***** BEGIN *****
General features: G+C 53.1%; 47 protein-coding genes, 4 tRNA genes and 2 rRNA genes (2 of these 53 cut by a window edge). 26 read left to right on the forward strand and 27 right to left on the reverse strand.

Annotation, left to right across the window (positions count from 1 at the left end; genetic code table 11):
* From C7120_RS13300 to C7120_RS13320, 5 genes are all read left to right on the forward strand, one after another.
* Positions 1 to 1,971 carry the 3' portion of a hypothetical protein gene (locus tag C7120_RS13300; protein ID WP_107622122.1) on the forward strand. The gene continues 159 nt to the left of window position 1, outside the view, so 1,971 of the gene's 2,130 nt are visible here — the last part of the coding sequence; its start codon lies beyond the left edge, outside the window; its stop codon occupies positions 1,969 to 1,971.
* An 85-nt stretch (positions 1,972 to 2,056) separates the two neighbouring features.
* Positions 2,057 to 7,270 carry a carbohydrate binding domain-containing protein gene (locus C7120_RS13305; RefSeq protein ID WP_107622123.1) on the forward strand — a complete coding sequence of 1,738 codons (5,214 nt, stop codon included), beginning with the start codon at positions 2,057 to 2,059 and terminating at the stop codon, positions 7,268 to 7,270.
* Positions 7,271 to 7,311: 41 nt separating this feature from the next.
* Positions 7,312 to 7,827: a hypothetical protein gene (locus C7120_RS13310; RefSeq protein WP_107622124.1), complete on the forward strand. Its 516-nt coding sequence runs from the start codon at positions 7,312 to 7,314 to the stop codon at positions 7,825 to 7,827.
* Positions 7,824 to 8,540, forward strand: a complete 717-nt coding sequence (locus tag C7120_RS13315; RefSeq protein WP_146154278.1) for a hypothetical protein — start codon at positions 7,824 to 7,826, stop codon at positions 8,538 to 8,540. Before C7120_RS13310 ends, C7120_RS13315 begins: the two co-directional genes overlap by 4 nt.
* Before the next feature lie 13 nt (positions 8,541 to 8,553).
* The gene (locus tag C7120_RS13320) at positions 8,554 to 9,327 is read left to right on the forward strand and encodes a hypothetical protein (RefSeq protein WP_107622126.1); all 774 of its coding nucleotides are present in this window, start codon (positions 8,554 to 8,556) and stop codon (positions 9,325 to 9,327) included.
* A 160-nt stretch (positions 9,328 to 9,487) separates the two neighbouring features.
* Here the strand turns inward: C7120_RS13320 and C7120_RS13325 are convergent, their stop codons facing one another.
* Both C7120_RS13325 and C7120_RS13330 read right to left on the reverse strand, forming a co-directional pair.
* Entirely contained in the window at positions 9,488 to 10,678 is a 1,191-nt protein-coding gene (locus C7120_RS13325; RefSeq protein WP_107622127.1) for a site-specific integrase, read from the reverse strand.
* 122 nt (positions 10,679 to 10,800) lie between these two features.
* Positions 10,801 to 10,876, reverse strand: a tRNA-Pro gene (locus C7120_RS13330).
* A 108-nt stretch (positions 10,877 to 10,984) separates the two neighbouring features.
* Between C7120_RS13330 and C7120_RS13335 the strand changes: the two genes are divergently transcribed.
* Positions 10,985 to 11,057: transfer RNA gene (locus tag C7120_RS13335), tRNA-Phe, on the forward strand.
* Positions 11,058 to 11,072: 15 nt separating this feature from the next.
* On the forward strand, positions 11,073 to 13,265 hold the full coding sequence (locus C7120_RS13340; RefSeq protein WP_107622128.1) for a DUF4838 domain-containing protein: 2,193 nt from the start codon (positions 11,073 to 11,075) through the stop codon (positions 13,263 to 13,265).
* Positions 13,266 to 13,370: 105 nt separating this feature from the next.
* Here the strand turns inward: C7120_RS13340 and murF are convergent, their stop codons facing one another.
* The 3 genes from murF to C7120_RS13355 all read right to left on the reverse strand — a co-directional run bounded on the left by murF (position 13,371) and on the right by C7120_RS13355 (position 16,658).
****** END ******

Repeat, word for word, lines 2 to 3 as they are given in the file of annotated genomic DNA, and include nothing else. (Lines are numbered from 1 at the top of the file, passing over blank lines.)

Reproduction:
Annotation, left to right across the window (positions count from 1 at the left end; genetic code table 11):
* From C7120_RS13300 to C7120_RS13320, 5 genes are all read left to right on the forward strand, one after another.